Chronic chagasic heart disease represents extensive remodeling of the cardiovascular system, manifested as cardiac denervation and interstitial mononuclear infiltrate. Myocyte and vascular degenerative changes, fibrosis, and hypertrophy characterize the main pathologic features of chronic chagasic cardiomyopathy.1,3,4 These morphological alterations coexist and are associated with abnormalities of the electrical and contractile cardiac activities, which are characterized mainly by conduction faults, frequent and complex ventricular arrhythmias, and systolic ventricular dysfunction.5,6 In general, they are of ten biventricular pattern and frequent mode with greater impact on the right side, characterized by dilation and dysfunction of the right ventricle (RV), resulting from particular anatomical and functional changes of the left ventricle (LV) on the right side.7

Physical exercise is recognized as a hypotensive agent in both humans and animals,8,9,10 especially when training is carried out at low and moderate intensity, and acts as a powerful stimulus for the cardiovascular structural remodeling. Studies in animals and humans show positive results of physical exercise practice in the T. cruzi infection.11,12

The objective of this study was to evaluate the effect of an exercise program in the myocardium of mice with chronic chagasic heart disease, thus creating a basis for the practice of regular exercise as an additional medical therapy for this illness.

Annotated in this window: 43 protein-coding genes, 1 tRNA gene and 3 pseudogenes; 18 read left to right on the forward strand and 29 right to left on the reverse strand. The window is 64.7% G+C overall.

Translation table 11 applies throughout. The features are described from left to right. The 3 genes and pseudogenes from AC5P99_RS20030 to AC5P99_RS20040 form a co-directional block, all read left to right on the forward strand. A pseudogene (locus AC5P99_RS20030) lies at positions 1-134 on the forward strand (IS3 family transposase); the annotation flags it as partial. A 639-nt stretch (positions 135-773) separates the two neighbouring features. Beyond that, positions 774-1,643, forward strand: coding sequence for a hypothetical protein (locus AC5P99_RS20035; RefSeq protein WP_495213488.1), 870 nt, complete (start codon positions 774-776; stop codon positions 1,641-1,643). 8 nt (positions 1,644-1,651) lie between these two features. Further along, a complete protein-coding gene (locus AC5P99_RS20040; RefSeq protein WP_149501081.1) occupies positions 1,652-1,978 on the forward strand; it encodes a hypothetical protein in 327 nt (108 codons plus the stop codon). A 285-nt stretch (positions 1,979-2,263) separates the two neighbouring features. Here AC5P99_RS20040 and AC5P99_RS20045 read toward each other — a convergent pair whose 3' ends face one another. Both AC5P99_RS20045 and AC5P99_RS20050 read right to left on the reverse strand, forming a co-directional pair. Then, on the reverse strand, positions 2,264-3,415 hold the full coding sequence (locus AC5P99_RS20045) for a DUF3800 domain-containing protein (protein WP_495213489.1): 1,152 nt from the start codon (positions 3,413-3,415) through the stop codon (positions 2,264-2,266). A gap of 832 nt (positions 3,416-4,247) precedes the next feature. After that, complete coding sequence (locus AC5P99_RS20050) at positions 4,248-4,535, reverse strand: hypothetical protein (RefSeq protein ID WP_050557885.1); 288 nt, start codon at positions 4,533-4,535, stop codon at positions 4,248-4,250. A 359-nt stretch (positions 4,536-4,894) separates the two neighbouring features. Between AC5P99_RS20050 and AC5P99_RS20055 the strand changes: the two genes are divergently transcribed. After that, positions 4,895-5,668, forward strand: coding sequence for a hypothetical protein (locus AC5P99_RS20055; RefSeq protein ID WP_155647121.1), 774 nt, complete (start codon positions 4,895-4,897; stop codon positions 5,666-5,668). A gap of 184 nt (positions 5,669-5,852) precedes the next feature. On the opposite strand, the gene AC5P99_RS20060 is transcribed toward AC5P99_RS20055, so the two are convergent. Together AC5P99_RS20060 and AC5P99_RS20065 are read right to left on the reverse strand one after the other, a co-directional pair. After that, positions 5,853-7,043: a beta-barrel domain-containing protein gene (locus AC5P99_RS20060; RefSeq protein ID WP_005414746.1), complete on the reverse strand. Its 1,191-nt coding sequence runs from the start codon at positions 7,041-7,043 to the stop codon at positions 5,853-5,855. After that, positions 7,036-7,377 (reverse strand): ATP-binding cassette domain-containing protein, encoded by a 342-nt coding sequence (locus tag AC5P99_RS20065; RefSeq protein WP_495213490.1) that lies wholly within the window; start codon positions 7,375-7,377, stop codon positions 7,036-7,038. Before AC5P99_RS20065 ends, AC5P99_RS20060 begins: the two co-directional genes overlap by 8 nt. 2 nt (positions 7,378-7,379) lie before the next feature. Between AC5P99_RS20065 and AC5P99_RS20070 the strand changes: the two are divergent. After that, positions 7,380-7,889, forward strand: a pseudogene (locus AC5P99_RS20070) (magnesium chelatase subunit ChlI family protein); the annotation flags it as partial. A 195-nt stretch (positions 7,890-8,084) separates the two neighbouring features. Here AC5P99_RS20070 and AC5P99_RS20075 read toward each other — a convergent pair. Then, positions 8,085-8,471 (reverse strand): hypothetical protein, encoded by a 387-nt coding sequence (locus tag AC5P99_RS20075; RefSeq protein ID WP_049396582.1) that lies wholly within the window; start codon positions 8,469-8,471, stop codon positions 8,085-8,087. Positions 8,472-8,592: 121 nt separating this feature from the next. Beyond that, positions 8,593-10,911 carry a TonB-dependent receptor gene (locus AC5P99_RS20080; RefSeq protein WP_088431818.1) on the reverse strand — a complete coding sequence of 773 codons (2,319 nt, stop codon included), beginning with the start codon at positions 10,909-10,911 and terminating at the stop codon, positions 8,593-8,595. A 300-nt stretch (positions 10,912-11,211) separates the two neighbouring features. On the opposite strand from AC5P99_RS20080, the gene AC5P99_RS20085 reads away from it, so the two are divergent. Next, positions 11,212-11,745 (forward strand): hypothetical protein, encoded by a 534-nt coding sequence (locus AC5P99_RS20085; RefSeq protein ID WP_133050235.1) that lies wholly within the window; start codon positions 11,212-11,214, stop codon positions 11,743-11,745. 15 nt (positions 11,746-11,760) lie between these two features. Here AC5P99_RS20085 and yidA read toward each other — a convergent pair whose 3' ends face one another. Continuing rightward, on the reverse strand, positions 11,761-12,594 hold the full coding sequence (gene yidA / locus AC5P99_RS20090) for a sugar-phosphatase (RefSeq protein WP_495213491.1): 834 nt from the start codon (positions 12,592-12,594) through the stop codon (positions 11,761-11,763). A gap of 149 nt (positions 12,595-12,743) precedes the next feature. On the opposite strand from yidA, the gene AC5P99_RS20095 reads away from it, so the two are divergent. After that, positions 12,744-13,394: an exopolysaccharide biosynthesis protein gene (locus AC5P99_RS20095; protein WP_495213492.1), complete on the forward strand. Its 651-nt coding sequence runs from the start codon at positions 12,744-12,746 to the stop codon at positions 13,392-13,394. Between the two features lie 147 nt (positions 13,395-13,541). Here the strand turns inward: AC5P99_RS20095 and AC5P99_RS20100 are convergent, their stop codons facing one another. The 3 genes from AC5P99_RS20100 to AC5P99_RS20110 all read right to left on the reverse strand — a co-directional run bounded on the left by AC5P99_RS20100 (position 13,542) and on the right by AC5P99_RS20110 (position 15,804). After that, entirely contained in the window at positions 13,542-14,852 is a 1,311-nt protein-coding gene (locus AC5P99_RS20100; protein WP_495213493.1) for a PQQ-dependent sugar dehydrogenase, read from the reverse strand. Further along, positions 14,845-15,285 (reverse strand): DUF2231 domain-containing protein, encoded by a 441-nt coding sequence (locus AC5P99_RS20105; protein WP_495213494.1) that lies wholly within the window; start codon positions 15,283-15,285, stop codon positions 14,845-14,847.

Materials and methods

Animals and procedures

Experimental animals

The study included 20 young, male, BALB/c mice (20–25 g, 5–7 weeks old) from the Animal House of the Dante Pazzanese Institute of Cardiology, São Paulo, Brazil. The animals were housed in collective polycarbonate cages in a temperature-controlled room (22°C) with a 12-hour dark–light cycle (light: 07:00–19:00 hours). Mice were fed standard laboratory chow. The experimental protocol was approved by the Ethical Committee in Research of the São Judas Tadeu University (Proto 060/2007), and this investigation was conducted in accordance with the Principles of Laboratory Animal Care formulated by the National Institutes of Health. The mice were randomly assigned into four groups: untrained control (UC, n=5), trained control (TC, n=5), untrained infected (UI, n=5), and trained infected (TI, n=5).

Parasitemia and exercise training

Inoculum and strains of T. cruzi

Ten 20-day-old BALB/c mice (groups UI and TI) were infected with 1,000 trypomastigotes forms of Y strain of T. cruzi per animal. Parasites were obtained from the blood of infected mice, washed three times with phosphate-buffered saline by centrifugation, and inoculated intraperitoneally.

Parasitemia

Parasitemia curve and parasite peak were determined by collecting 5 μL of blood samples from the tail of the animal by using Brenner’s13 protocol. The blood was collected daily from the 2nd day of infection until no parasites were observed (~40 days), characterizing the chronic phase of infection.

Exercise training

After 60 days, all animals were adapted in a liquid medium in individual tanks (50 cm high × 30 cm diameter) for 5 days – 15 minutes daily – with the purpose of reducing the stress of animals when performing physical exercise in water. The training protocol, modified by Lancha Jr,14 included swimming and was performed with animals of TC and TI groups for 8 weeks, 5 days a week, lasting 30 minutes per day. There was no extra weight added to the training because of the animals’ fragility. The animals of the untrained groups (UC and UI) held a 15-minute session per week, intending to undergo the stress similar to that experienced by the trained animals. This protocol was characterized as training of low intensity and long duration.

Tissue sample preparation